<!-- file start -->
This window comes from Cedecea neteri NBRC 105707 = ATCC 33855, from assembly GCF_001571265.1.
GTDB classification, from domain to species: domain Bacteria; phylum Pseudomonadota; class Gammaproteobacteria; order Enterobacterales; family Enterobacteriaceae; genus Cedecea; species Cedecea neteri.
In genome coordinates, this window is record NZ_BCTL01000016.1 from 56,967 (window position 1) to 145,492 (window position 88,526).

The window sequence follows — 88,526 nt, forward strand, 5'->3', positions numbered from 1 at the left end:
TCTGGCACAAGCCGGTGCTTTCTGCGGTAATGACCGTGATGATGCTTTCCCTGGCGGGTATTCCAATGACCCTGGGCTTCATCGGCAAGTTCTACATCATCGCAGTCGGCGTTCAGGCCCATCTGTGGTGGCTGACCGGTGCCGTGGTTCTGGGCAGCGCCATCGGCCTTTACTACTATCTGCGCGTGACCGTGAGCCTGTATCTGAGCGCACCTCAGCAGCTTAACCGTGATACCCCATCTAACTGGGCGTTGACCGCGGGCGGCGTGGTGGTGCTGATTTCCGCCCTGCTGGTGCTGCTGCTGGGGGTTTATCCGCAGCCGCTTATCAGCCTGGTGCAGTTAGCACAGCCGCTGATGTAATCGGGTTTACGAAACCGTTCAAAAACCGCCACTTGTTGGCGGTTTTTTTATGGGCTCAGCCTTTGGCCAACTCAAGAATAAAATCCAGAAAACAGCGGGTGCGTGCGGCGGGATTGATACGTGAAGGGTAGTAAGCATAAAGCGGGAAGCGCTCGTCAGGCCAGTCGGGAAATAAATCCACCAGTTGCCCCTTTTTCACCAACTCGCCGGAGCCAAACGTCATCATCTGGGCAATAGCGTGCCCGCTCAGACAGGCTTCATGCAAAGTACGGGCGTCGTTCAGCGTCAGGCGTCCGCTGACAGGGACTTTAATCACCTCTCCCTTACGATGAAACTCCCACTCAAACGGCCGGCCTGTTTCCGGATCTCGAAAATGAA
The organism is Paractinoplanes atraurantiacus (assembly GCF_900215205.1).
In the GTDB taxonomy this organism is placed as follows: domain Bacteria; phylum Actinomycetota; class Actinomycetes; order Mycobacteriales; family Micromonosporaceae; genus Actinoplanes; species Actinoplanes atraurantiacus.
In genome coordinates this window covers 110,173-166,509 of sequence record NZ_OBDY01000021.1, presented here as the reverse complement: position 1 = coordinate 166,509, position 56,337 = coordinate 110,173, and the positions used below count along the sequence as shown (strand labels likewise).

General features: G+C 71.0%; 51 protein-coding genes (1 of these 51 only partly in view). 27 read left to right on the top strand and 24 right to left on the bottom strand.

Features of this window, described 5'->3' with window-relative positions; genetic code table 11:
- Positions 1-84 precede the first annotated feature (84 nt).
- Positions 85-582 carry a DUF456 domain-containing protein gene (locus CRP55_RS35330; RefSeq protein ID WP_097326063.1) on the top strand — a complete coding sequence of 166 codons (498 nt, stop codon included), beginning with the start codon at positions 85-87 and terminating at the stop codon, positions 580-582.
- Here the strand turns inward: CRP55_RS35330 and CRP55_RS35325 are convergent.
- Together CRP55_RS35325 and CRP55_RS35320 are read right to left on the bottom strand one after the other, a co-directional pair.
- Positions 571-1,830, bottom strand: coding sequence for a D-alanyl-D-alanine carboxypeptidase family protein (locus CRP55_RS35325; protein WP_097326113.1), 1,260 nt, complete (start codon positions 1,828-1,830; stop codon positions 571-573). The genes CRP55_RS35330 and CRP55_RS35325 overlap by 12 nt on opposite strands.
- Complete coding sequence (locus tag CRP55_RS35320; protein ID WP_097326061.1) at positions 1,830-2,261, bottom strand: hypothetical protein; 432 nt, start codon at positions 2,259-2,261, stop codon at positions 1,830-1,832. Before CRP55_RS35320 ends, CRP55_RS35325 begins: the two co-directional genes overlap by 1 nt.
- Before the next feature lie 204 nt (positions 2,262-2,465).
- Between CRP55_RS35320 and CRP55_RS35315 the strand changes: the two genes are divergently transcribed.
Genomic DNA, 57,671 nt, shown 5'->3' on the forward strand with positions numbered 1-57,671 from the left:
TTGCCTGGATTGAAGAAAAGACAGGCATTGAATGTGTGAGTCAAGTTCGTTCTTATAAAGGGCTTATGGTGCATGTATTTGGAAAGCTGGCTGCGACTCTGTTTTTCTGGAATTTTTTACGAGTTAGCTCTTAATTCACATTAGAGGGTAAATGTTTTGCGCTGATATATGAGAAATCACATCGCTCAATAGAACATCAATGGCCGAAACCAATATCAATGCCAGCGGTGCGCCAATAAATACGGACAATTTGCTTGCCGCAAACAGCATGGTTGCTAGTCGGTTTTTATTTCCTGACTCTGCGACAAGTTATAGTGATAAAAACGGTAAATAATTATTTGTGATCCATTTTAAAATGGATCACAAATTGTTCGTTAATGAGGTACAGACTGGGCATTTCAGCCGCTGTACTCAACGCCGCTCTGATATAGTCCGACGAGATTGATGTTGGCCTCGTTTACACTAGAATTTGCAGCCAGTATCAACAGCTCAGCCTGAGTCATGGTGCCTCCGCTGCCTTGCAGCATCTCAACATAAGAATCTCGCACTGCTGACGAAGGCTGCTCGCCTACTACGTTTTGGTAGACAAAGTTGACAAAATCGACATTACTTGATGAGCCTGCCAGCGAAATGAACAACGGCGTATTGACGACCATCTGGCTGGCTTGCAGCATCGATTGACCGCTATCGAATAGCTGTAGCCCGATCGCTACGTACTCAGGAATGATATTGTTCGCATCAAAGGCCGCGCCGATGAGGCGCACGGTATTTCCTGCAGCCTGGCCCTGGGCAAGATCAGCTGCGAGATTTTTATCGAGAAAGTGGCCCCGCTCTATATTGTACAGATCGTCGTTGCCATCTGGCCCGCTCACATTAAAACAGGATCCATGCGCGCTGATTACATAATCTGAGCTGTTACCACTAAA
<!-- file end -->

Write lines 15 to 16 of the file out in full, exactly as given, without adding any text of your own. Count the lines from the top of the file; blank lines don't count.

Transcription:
- Positions 571-1,830, bottom strand: coding sequence for a D-alanyl-D-alanine carboxypeptidase family protein (locus CRP55_RS35325; protein WP_097326113.1), 1,260 nt, complete (start codon positions 1,828-1,830; stop codon positions 571-573). The genes CRP55_RS35330 and CRP55_RS35325 overlap by 12 nt on opposite strands.
- Complete coding sequence (locus tag CRP55_RS35320; protein ID WP_097326061.1) at positions 1,830-2,261, bottom strand: hypothetical protein; 432 nt, start codon at positions 2,259-2,261, stop codon at positions 1,830-1,832. Before CRP55_RS35320 ends, CRP55_RS35325 begins: the two co-directional genes overlap by 1 nt.